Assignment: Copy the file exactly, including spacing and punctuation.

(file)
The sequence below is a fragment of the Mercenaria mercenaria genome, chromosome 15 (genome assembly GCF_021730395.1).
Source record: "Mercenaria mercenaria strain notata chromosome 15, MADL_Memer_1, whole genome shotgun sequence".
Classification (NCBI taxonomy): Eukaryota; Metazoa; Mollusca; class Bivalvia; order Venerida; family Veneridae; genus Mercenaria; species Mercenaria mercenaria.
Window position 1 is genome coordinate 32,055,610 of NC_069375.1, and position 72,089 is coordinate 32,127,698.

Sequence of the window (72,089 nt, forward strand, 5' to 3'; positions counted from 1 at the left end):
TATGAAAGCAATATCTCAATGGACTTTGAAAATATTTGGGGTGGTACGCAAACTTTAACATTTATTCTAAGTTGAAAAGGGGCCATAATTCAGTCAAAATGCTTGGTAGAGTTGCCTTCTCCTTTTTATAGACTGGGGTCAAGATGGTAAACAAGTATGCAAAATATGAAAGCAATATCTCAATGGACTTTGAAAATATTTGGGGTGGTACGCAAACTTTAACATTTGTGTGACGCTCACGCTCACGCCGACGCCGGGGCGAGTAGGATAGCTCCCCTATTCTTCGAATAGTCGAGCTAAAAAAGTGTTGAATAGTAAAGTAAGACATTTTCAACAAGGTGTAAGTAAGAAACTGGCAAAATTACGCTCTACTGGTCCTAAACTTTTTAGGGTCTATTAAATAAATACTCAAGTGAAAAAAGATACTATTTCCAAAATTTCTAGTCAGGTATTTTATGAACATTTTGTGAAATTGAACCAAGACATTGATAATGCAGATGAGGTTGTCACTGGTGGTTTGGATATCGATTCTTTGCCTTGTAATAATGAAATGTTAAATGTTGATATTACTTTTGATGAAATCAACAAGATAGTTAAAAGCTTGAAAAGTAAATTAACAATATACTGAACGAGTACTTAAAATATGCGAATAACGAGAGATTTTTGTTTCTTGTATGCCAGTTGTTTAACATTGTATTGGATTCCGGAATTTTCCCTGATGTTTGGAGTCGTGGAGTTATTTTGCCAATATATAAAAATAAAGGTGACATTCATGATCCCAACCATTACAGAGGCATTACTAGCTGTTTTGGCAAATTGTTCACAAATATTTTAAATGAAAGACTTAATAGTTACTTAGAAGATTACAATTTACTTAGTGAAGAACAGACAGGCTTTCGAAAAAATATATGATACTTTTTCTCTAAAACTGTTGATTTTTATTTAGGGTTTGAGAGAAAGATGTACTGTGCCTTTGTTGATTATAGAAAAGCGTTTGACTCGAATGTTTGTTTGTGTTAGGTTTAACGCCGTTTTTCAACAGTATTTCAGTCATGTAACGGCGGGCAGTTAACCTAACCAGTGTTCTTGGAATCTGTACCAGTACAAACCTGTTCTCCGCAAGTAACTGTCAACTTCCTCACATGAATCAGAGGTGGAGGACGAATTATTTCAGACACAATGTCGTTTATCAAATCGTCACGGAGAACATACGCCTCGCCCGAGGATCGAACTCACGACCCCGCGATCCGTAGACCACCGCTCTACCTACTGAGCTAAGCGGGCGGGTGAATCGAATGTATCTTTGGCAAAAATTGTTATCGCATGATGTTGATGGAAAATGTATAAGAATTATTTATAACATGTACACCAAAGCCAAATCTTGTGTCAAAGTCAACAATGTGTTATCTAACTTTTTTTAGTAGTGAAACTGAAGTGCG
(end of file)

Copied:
The sequence below is a fragment of the Mercenaria mercenaria genome, chromosome 15 (genome assembly GCF_021730395.1).
Source record: "Mercenaria mercenaria strain notata chromosome 15, MADL_Memer_1, whole genome shotgun sequence".
Classification (NCBI taxonomy): Eukaryota; Metazoa; Mollusca; class Bivalvia; order Venerida; family Veneridae; genus Mercenaria; species Mercenaria mercenaria.
Window position 1 is genome coordinate 32,055,610 of NC_069375.1, and position 72,089 is coordinate 32,127,698.

Sequence of the window (72,089 nt, forward strand, 5' to 3'; positions counted from 1 at the left end):
TATGAAAGCAATATCTCAATGGACTTTGAAAATATTTGGGGTGGTACGCAAACTTTAACATTTATTCTAAGTTGAAAAGGGGCCATAATTCAGTCAAAATGCTTGGTAGAGTTGCCTTCTCCTTTTTATAGACTGGGGTCAAGATGGTAAACAAGTATGCAAAATATGAAAGCAATATCTCAATGGACTTTGAAAATATTTGGGGTGGTACGCAAACTTTAACATTTGTGTGACGCTCACGCTCACGCCGACGCCGGGGCGAGTAGGATAGCTCCCCTATTCTTCGAATAGTCGAGCTAAAAAAGTGTTGAATAGTAAAGTAAGACATTTTCAACAAGGTGTAAGTAAGAAACTGGCAAAATTACGCTCTACTGGTCCTAAACTTTTTAGGGTCTATTAAATAAATACTCAAGTGAAAAAAGATACTATTTCCAAAATTTCTAGTCAGGTATTTTATGAACATTTTGTGAAATTGAACCAAGACATTGATAATGCAGATGAGGTTGTCACTGGTGGTTTGGATATCGATTCTTTGCCTTGTAATAATGAAATGTTAAATGTTGATATTACTTTTGATGAAATCAACAAGATAGTTAAAAGCTTGAAAAGTAAATTAACAATATACTGAACGAGTACTTAAAATATGCGAATAACGAGAGATTTTTGTTTCTTGTATGCCAGTTGTTTAACATTGTATTGGATTCCGGAATTTTCCCTGATGTTTGGAGTCGTGGAGTTATTTTGCCAATATATAAAAATAAAGGTGACATTCATGATCCCAACCATTACAGAGGCATTACTAGCTGTTTTGGCAAATTGTTCACAAATATTTTAAATGAAAGACTTAATAGTTACTTAGAAGATTACAATTTACTTAGTGAAGAACAGACAGGCTTTCGAAAAAATATATGATACTTTTTCTCTAAAACTGTTGATTTTTATTTAGGGTTTGAGAGAAAGATGTACTGTGCCTTTGTTGATTATAGAAAAGCGTTTGACTCGAATGTTTGTTTGTGTTAGGTTTAACGCCGTTTTTCAACAGTATTTCAGTCATGTAACGGCGGGCAGTTAACCTAACCAGTGTTCTTGGAATCTGTACCAGTACAAACCTGTTCTCCGCAAGTAACTGTCAACTTCCTCACATGAATCAGAGGTGGAGGACGAATTATTTCAGACACAATGTCGTTTATCAAATCGTCACGGAGAACATACGCCTCGCCCGAGGATCGAACTCACGACCCCGCGATCCGTAGACCACCGCTCTACCTACTGAGCTAAGCGGGCGGGTGAATCGAATGTATCTTTGGCAAAAATTGTTATCGCATGATGTTGATGGAAAATGTATAAGAATTATTTATAACATGTACACCAAAGCCAAATCTTGTGTCAAAGTCAACAATGTGTTATCTAACTTTTTTTAGTAGTGAAACTGAAGTGCG